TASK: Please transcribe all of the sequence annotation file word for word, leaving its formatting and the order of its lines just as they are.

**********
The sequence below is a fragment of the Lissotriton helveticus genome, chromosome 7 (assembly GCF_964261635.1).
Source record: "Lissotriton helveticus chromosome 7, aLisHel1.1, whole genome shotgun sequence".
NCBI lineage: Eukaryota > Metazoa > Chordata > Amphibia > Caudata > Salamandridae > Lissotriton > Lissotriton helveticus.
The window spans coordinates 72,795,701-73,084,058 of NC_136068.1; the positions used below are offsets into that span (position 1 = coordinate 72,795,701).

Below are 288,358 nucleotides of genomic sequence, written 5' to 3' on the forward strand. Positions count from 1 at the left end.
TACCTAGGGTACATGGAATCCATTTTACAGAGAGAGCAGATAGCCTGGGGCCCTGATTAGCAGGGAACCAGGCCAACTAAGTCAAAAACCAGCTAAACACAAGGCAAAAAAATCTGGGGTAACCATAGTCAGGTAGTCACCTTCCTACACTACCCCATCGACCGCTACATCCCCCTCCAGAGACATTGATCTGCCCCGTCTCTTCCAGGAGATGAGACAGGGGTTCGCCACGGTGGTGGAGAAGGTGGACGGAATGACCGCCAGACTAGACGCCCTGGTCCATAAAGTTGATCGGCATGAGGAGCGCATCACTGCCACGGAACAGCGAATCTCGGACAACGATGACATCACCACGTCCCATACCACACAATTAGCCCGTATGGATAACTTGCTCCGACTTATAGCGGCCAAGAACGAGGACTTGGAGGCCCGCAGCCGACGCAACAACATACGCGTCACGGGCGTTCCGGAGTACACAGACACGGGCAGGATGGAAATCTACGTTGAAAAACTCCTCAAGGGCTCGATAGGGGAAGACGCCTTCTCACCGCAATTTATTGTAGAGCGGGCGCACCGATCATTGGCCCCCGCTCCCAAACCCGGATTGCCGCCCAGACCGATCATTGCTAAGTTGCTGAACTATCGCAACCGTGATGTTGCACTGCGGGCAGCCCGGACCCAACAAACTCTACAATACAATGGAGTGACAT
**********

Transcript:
The sequence below is a fragment of the Lissotriton helveticus genome, chromosome 7 (assembly GCF_964261635.1).
Source record: "Lissotriton helveticus chromosome 7, aLisHel1.1, whole genome shotgun sequence".
NCBI lineage: Eukaryota > Metazoa > Chordata > Amphibia > Caudata > Salamandridae > Lissotriton > Lissotriton helveticus.
The window spans coordinates 72,795,701-73,084,058 of NC_136068.1; the positions used below are offsets into that span (position 1 = coordinate 72,795,701).

Below are 288,358 nucleotides of genomic sequence, written 5' to 3' on the forward strand. Positions count from 1 at the left end.
TACCTAGGGTACATGGAATCCATTTTACAGAGAGAGCAGATAGCCTGGGGCCCTGATTAGCAGGGAACCAGGCCAACTAAGTCAAAAACCAGCTAAACACAAGGCAAAAAAATCTGGGGTAACCATAGTCAGGTAGTCACCTTCCTACACTACCCCATCGACCGCTACATCCCCCTCCAGAGACATTGATCTGCCCCGTCTCTTCCAGGAGATGAGACAGGGGTTCGCCACGGTGGTGGAGAAGGTGGACGGAATGACCGCCAGACTAGACGCCCTGGTCCATAAAGTTGATCGGCATGAGGAGCGCATCACTGCCACGGAACAGCGAATCTCGGACAACGATGACATCACCACGTCCCATACCACACAATTAGCCCGTATGGATAACTTGCTCCGACTTATAGCGGCCAAGAACGAGGACTTGGAGGCCCGCAGCCGACGCAACAACATACGCGTCACGGGCGTTCCGGAGTACACAGACACGGGCAGGATGGAAATCTACGTTGAAAAACTCCTCAAGGGCTCGATAGGGGAAGACGCCTTCTCACCGCAATTTATTGTAGAGCGGGCGCACCGATCATTGGCCCCCGCTCCCAAACCCGGATTGCCGCCCAGACCGATCATTGCTAAGTTGCTGAACTATCGCAACCGTGATGTTGCACTGCGGGCAGCCCGGACCCAACAAACTCTACAATACAATGGAGTGACAT